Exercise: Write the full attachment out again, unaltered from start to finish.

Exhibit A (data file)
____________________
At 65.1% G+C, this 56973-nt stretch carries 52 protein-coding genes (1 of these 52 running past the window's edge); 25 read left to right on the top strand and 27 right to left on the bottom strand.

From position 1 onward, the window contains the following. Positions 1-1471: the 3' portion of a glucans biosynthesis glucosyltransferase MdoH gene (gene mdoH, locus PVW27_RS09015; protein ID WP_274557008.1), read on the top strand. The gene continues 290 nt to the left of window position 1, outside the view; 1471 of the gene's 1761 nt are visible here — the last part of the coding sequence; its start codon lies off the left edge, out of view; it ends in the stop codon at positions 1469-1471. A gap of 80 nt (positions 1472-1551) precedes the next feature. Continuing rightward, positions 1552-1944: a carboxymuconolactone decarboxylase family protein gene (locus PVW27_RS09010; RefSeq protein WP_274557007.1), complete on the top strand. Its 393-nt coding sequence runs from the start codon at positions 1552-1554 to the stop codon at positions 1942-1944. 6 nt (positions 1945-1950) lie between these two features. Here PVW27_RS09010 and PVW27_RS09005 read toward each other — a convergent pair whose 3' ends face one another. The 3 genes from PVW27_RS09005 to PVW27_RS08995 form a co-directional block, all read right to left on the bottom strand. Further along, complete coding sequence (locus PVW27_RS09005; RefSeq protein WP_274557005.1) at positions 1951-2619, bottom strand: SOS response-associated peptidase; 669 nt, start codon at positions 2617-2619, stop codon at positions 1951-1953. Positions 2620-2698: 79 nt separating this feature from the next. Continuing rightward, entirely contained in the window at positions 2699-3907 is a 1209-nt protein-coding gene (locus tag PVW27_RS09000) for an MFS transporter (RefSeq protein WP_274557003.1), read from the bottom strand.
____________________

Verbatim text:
At 65.1% G+C, this 56973-nt stretch carries 52 protein-coding genes (1 of these 52 running past the window's edge); 25 read left to right on the top strand and 27 right to left on the bottom strand.

From position 1 onward, the window contains the following. Positions 1-1471: the 3' portion of a glucans biosynthesis glucosyltransferase MdoH gene (gene mdoH, locus PVW27_RS09015; protein ID WP_274557008.1), read on the top strand. The gene continues 290 nt to the left of window position 1, outside the view; 1471 of the gene's 1761 nt are visible here — the last part of the coding sequence; its start codon lies off the left edge, out of view; it ends in the stop codon at positions 1469-1471. A gap of 80 nt (positions 1472-1551) precedes the next feature. Continuing rightward, positions 1552-1944: a carboxymuconolactone decarboxylase family protein gene (locus PVW27_RS09010; RefSeq protein WP_274557007.1), complete on the top strand. Its 393-nt coding sequence runs from the start codon at positions 1552-1554 to the stop codon at positions 1942-1944. 6 nt (positions 1945-1950) lie between these two features. Here PVW27_RS09010 and PVW27_RS09005 read toward each other — a convergent pair whose 3' ends face one another. The 3 genes from PVW27_RS09005 to PVW27_RS08995 form a co-directional block, all read right to left on the bottom strand. Further along, complete coding sequence (locus PVW27_RS09005; RefSeq protein WP_274557005.1) at positions 1951-2619, bottom strand: SOS response-associated peptidase; 669 nt, start codon at positions 2617-2619, stop codon at positions 1951-1953. Positions 2620-2698: 79 nt separating this feature from the next. Continuing rightward, entirely contained in the window at positions 2699-3907 is a 1209-nt protein-coding gene (locus tag PVW27_RS09000) for an MFS transporter (RefSeq protein WP_274557003.1), read from the bottom strand.